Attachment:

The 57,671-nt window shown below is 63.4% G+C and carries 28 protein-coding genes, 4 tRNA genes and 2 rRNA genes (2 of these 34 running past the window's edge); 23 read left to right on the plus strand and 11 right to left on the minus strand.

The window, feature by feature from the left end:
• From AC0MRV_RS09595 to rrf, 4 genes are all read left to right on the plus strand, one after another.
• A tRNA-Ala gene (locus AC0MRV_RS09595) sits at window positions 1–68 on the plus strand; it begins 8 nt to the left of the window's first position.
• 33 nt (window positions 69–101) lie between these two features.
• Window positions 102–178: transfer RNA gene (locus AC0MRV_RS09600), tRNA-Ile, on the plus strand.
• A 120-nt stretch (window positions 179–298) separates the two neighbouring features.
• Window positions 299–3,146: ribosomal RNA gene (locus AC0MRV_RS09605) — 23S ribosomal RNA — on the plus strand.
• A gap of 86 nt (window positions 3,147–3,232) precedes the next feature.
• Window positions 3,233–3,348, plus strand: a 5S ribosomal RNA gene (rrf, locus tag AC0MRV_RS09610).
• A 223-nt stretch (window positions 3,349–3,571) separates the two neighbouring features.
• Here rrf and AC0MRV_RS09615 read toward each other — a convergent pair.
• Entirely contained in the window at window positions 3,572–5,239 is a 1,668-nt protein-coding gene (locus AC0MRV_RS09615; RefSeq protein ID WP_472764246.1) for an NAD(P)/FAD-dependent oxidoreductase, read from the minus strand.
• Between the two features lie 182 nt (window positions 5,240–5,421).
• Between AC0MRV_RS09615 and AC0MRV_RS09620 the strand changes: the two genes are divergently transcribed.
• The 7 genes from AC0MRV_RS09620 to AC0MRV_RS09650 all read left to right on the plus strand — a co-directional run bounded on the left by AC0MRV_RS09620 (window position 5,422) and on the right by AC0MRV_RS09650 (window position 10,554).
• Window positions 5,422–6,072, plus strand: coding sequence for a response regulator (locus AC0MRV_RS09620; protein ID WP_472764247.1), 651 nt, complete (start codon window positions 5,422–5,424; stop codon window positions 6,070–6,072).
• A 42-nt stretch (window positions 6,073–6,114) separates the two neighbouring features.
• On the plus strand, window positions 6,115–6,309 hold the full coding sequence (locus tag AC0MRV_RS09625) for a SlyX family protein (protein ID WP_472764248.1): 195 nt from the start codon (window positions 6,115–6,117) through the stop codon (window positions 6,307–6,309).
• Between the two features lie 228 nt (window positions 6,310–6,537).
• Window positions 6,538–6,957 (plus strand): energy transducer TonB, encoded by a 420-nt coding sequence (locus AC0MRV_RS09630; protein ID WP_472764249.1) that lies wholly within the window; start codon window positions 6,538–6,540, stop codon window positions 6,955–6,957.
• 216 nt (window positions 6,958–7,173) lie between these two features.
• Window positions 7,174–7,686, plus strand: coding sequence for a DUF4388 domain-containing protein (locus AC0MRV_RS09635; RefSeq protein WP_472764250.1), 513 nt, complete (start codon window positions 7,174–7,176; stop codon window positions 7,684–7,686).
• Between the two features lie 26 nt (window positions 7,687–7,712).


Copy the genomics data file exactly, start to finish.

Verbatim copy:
The 57,671-nt window shown below is 63.4% G+C and carries 28 protein-coding genes, 4 tRNA genes and 2 rRNA genes (2 of these 34 running past the window's edge); 23 read left to right on the plus strand and 11 right to left on the minus strand.

The window, feature by feature from the left end:
• From AC0MRV_RS09595 to rrf, 4 genes are all read left to right on the plus strand, one after another.
• A tRNA-Ala gene (locus AC0MRV_RS09595) sits at window positions 1–68 on the plus strand; it begins 8 nt to the left of the window's first position.
• 33 nt (window positions 69–101) lie between these two features.
• Window positions 102–178: transfer RNA gene (locus AC0MRV_RS09600), tRNA-Ile, on the plus strand.
• A 120-nt stretch (window positions 179–298) separates the two neighbouring features.
• Window positions 299–3,146: ribosomal RNA gene (locus AC0MRV_RS09605) — 23S ribosomal RNA — on the plus strand.
• A gap of 86 nt (window positions 3,147–3,232) precedes the next feature.
• Window positions 3,233–3,348, plus strand: a 5S ribosomal RNA gene (rrf, locus tag AC0MRV_RS09610).
• A 223-nt stretch (window positions 3,349–3,571) separates the two neighbouring features.
• Here rrf and AC0MRV_RS09615 read toward each other — a convergent pair.
• Entirely contained in the window at window positions 3,572–5,239 is a 1,668-nt protein-coding gene (locus AC0MRV_RS09615; RefSeq protein ID WP_472764246.1) for an NAD(P)/FAD-dependent oxidoreductase, read from the minus strand.
• Between the two features lie 182 nt (window positions 5,240–5,421).
• Between AC0MRV_RS09615 and AC0MRV_RS09620 the strand changes: the two genes are divergently transcribed.
• The 7 genes from AC0MRV_RS09620 to AC0MRV_RS09650 all read left to right on the plus strand — a co-directional run bounded on the left by AC0MRV_RS09620 (window position 5,422) and on the right by AC0MRV_RS09650 (window position 10,554).
• Window positions 5,422–6,072, plus strand: coding sequence for a response regulator (locus AC0MRV_RS09620; protein ID WP_472764247.1), 651 nt, complete (start codon window positions 5,422–5,424; stop codon window positions 6,070–6,072).
• A 42-nt stretch (window positions 6,073–6,114) separates the two neighbouring features.
• On the plus strand, window positions 6,115–6,309 hold the full coding sequence (locus tag AC0MRV_RS09625) for a SlyX family protein (protein ID WP_472764248.1): 195 nt from the start codon (window positions 6,115–6,117) through the stop codon (window positions 6,307–6,309).
• Between the two features lie 228 nt (window positions 6,310–6,537).
• Window positions 6,538–6,957 (plus strand): energy transducer TonB, encoded by a 420-nt coding sequence (locus AC0MRV_RS09630; protein ID WP_472764249.1) that lies wholly within the window; start codon window positions 6,538–6,540, stop codon window positions 6,955–6,957.
• 216 nt (window positions 6,958–7,173) lie between these two features.
• Window positions 7,174–7,686, plus strand: coding sequence for a DUF4388 domain-containing protein (locus AC0MRV_RS09635; RefSeq protein WP_472764250.1), 513 nt, complete (start codon window positions 7,174–7,176; stop codon window positions 7,684–7,686).
• Between the two features lie 26 nt (window positions 7,687–7,712).